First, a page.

Abstract: How Easy Is It? Barriers and Facilitators of Evidence-Based Practice in Social Work (Society for Social Work and Research 24th Annual Conference - Reducing Racial and Economic Inequality)

How Easy Is It? Barriers and Facilitators of Evidence-Based Practice in Social Work

Saturday, January 18, 2020
Liberty Ballroom I, ML 4 (Marriott Marquis Washington DC)
* noted as presenting author
Danielle Parrish, PhD, Associate Professor, Baylor University, Houston, TX
Micki Washburn, PhD, Research Faculty, University of Houston, Houston, TX
Holly K. Oxhandler, PhD, LMSW, Associate Dean for Research & Faculty Development; Assistant Professor, Baylor University, Waco, TX
Anny Ma, PhD, Social Worker and Team Leader, Michael E. Debakey Veteran's Medical Center, TX
Brianna Lemmons, PhD, Assistant Professor, Baylor University, TX
Brianna Garrison, MSW, Houston Extension Program Manager, Assistant Director of Field Education & Lecturer, Baylor University
Background/Purpose: There has been broad discourse about the utility, efficacy and applicability of evidence-based practice (EBP) in social work over the last two decades. The EBP process proposes a five-step method of integrating research into real-world practice settings. EBP is thought to result in higher standards of care in mental health treatment and is a key component of social work education. Despite this adoption of EBP within social work, research suggests social workers rarely utilize research to guide or evaluate their practice. To understand the reasons for this low integration of research in practice settings, surveys of practitioners have examined attitudes, as well as perceived feasibility and familiarity with the EBP process. Research has also sought to identify potential barriers to successful use of the EBP process, such as time constraints, training concerns, and limited availability of contextualized culturally relevant interventions. While these studies have provided further context concerning the challenges of research utilization, research elucidating practitioners’ unique perspectives about the barriers, challenges and facilitators associated with EBP is lacking.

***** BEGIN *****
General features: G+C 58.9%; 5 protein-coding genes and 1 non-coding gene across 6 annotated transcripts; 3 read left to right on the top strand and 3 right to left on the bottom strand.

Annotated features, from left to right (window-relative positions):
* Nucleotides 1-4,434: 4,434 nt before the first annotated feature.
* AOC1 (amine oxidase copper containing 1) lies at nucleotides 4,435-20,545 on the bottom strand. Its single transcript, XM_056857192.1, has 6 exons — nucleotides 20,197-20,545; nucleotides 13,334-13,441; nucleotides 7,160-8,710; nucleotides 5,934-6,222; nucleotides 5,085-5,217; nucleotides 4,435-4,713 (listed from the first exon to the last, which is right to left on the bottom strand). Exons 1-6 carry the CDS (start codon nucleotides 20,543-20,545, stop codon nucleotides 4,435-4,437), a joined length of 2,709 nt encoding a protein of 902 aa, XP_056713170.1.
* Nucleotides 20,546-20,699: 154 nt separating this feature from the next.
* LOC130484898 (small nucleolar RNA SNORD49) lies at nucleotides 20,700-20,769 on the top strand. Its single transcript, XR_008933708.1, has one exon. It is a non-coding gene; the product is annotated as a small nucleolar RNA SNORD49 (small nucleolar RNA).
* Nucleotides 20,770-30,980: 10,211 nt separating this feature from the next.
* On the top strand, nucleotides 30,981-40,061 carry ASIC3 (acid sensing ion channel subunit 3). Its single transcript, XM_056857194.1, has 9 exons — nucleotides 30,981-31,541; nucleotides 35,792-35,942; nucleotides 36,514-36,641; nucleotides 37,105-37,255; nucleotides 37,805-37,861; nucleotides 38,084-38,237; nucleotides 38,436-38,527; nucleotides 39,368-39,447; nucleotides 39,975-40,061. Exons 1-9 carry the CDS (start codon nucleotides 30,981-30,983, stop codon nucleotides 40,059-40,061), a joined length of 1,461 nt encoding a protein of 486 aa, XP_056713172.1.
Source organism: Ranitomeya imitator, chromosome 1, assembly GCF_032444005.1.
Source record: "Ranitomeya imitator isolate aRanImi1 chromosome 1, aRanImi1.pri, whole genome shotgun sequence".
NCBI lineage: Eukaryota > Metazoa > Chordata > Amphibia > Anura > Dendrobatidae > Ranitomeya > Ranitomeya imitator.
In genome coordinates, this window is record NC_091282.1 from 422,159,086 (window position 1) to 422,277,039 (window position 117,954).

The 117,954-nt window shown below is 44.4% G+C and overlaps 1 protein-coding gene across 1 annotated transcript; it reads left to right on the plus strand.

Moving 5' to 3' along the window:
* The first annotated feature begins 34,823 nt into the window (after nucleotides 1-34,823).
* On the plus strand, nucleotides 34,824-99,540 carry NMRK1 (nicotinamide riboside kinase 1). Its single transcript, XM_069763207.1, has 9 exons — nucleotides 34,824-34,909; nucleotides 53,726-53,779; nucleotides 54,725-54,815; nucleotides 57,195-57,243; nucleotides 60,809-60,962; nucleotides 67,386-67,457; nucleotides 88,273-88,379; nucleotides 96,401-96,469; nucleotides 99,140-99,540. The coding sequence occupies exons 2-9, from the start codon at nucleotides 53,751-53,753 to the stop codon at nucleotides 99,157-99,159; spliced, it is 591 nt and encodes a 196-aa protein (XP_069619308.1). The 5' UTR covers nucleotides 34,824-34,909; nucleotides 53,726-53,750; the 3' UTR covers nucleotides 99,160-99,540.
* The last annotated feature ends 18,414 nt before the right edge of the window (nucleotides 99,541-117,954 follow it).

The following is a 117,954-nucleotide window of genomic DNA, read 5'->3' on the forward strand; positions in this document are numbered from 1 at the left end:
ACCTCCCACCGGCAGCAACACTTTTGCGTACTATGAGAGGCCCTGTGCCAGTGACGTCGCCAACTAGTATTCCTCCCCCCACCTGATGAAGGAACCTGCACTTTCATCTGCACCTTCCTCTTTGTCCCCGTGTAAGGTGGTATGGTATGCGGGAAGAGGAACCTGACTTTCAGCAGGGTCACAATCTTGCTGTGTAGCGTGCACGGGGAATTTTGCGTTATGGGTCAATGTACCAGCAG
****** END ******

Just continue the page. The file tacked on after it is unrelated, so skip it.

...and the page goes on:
Methods: An online, cross-sectional survey (N=454) of NASW Texas members explored social workers’ attitudes towards EBP and frequency/difficulty of engagement in EBP using the EBPPAS scale, as well as open-ended questions regarding the challenges and facilitators associated with each step of the EBP process. Descriptive and bivariate analyses were used to describe the sample, while content analysis was used to analyze themes in open-ended responses.

Results: Respondents were on average 50 years old (SD=14.3), 81% female, 68% White, and 79% had a graduate degree. Aligning with prior surveys, practitioners’ attitudes were generally favorable toward EBP, with a per-item attitude subscale mean of 3.78 (1-5 Likert scale), and 76% reporting EBP would improve one’s practice. Fifty-percent reported reading research evidence to guide practice outcomes, and 70% reported evaluating practice outcomes. More than half of practitioners reported each of the steps of EBP was easy, with the exception of informing clients about research evidence and involving them in practice decisions. Practitioners with greater prior training/education in EBP reported less difficulty implementing the EBP process (p<.001), engaged more frequently in EBP (p<.001), and were more favorable toward EBP (p<.001). Likewise, those who engaged in EBP more frequently viewed the process as less difficult (p<.001). Qualitative data highlight important trends contextualizing these findings. Fifteen barriers to EBP were identified, with the most frequently reported barriers being time, and the accessibility and cost of research and training resources. There were five main facilitators, including open access to well-organized information, EBP training, individual motivation to engage, belief in the ethics of EBP, and agency/peer support. In response to an open-ended question asking how respondents evaluated their practice outcomes, the majority reported using non-objective measures (e.g., client satisfaction).

Conclusions/Implications: Results suggest practitioners are favorable toward EBP and may engage more frequently and with more ease with prior training in the model. Attention to practitioners’ views of barriers and facilitators, and improved training on more feasible, objective evaluation strategies, may help to further close the research-practice gap.